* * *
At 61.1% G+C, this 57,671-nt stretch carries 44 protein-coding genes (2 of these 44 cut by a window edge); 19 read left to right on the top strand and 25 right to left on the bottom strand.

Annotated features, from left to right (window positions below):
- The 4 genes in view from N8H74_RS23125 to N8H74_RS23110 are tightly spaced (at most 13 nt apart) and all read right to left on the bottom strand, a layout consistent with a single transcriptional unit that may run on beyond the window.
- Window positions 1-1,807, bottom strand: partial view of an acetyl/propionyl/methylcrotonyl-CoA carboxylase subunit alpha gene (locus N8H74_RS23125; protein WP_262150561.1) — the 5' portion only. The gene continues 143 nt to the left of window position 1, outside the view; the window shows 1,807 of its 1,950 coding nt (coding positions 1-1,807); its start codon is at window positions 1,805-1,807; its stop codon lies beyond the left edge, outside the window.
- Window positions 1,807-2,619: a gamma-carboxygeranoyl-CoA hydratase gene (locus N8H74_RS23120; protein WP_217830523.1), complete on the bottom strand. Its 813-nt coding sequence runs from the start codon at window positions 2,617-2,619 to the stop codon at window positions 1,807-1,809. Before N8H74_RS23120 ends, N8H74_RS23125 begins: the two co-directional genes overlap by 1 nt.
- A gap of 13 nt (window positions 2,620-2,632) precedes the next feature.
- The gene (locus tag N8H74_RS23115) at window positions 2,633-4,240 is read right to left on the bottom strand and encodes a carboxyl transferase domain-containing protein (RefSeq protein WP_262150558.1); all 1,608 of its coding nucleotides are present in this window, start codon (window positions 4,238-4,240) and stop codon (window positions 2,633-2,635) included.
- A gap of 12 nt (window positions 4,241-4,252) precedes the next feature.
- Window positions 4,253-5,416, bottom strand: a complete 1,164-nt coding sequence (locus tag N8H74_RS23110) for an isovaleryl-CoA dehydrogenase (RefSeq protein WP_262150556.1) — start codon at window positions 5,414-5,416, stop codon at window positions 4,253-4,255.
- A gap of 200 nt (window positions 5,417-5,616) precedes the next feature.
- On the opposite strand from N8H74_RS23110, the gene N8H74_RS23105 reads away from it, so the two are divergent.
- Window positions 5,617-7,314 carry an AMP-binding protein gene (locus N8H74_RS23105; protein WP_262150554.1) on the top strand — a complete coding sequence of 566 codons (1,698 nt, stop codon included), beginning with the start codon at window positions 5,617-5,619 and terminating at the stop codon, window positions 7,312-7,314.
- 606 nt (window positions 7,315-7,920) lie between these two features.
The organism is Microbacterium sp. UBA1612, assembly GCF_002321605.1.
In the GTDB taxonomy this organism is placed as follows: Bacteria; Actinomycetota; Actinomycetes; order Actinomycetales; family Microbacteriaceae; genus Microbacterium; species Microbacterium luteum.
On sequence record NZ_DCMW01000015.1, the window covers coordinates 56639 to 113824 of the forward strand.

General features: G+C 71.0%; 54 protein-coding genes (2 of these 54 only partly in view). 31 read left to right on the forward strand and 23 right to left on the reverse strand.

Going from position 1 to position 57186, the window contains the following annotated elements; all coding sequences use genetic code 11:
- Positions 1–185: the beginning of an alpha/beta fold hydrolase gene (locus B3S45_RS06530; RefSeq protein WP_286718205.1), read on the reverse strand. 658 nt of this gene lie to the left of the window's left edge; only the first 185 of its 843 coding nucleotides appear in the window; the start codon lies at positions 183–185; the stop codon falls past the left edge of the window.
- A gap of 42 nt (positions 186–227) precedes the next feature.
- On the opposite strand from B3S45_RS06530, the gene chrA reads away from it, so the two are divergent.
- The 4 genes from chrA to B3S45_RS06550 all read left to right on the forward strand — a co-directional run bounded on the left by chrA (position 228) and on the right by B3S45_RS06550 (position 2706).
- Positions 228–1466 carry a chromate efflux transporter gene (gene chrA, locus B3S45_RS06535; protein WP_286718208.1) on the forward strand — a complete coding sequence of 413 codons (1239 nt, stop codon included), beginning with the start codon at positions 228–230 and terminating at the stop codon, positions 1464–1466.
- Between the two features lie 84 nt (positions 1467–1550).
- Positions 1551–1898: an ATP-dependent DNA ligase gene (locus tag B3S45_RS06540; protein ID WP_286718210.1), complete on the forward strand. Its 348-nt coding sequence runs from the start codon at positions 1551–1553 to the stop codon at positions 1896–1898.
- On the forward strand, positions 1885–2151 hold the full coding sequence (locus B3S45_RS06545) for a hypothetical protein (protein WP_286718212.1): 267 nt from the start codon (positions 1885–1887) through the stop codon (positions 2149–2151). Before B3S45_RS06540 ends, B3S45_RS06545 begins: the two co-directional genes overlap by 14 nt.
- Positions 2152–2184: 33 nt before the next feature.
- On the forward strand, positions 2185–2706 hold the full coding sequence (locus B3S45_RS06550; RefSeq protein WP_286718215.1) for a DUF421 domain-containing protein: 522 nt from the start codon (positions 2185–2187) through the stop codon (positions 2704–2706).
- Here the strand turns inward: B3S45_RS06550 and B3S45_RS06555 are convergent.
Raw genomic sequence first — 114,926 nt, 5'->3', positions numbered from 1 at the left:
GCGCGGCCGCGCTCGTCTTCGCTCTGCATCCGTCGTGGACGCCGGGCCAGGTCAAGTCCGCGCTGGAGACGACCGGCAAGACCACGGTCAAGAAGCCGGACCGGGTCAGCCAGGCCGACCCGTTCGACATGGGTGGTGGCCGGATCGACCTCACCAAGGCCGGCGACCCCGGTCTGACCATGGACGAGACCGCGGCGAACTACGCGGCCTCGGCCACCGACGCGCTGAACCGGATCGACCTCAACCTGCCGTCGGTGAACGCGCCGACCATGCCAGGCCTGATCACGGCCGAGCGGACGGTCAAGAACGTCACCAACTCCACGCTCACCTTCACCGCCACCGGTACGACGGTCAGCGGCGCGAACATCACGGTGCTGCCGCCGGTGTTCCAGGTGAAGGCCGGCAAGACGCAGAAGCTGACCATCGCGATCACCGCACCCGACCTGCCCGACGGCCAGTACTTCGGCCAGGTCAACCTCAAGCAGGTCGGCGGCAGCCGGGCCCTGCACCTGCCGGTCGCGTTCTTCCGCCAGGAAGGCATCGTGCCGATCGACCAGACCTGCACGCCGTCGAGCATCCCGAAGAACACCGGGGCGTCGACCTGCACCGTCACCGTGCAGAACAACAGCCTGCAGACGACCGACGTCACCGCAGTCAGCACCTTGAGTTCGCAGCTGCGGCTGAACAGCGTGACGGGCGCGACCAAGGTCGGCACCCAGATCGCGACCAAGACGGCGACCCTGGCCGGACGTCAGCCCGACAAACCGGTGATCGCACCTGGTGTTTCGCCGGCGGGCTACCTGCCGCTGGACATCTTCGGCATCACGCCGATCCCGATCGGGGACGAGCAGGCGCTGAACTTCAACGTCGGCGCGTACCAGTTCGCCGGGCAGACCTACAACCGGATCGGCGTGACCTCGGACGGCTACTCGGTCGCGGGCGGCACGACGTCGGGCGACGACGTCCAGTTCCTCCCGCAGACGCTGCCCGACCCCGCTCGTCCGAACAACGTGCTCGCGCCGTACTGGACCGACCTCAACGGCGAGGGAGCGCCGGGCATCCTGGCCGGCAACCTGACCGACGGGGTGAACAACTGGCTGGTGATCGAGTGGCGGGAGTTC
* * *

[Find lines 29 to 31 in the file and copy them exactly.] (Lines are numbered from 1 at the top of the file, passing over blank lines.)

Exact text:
- Here the strand turns inward: B3S45_RS06550 and B3S45_RS06555 are convergent.
Raw genomic sequence first — 114,926 nt, 5'->3', positions numbered from 1 at the left:
GCGCGGCCGCGCTCGTCTTCGCTCTGCATCCGTCGTGGACGCCGGGCCAGGTCAAGTCCGCGCTGGAGACGACCGGCAAGACCACGGTCAAGAAGCCGGACCGGGTCAGCCAGGCCGACCCGTTCGACATGGGTGGTGGCCGGATCGACCTCACCAAGGCCGGCGACCCCGGTCTGACCATGGACGAGACCGCGGCGAACTACGCGGCCTCGGCCACCGACGCGCTGAACCGGATCGACCTCAACCTGCCGTCGGTGAACGCGCCGACCATGCCAGGCCTGATCACGGCCGAGCGGACGGTCAAGAACGTCACCAACTCCACGCTCACCTTCACCGCCACCGGTACGACGGTCAGCGGCGCGAACATCACGGTGCTGCCGCCGGTGTTCCAGGTGAAGGCCGGCAAGACGCAGAAGCTGACCATCGCGATCACCGCACCCGACCTGCCCGACGGCCAGTACTTCGGCCAGGTCAACCTCAAGCAGGTCGGCGGCAGCCGGGCCCTGCACCTGCCGGTCGCGTTCTTCCGCCAGGAAGGCATCGTGCCGATCGACCAGACCTGCACGCCGTCGAGCATCCCGAAGAACACCGGGGCGTCGACCTGCACCGTCACCGTGCAGAACAACAGCCTGCAGACGACCGACGTCACCGCAGTCAGCACCTTGAGTTCGCAGCTGCGGCTGAACAGCGTGACGGGCGCGACCAAGGTCGGCACCCAGATCGCGACCAAGACGGCGACCCTGGCCGGACGTCAGCCCGACAAACCGGTGATCGCACCTGGTGTTTCGCCGGCGGGCTACCTGCCGCTGGACATCTTCGGCATCACGCCGATCCCGATCGGGGACGAGCAGGCGCTGAACTTCAACGTCGGCGCGTACCAGTTCGCCGGGCAGACCTACAACCGGATCGGCGTGACCTCGGACGGCTACTCGGTCGCGGGCGGCACGACGTCGGGCGACGACGTCCAGTTCCTCCCGCAGACGCTGCCCGACCCCGCTCGTCCGAACAACGTGCTCGCGCCGTACTGGACCGACCTCAACGGCGAGGGAGCGCCGGGCATCCTGGCCGGCAACCTGACCGACGGGGTGAACAACTGGCTGGTGATCGAGTGGCGGGAGTTC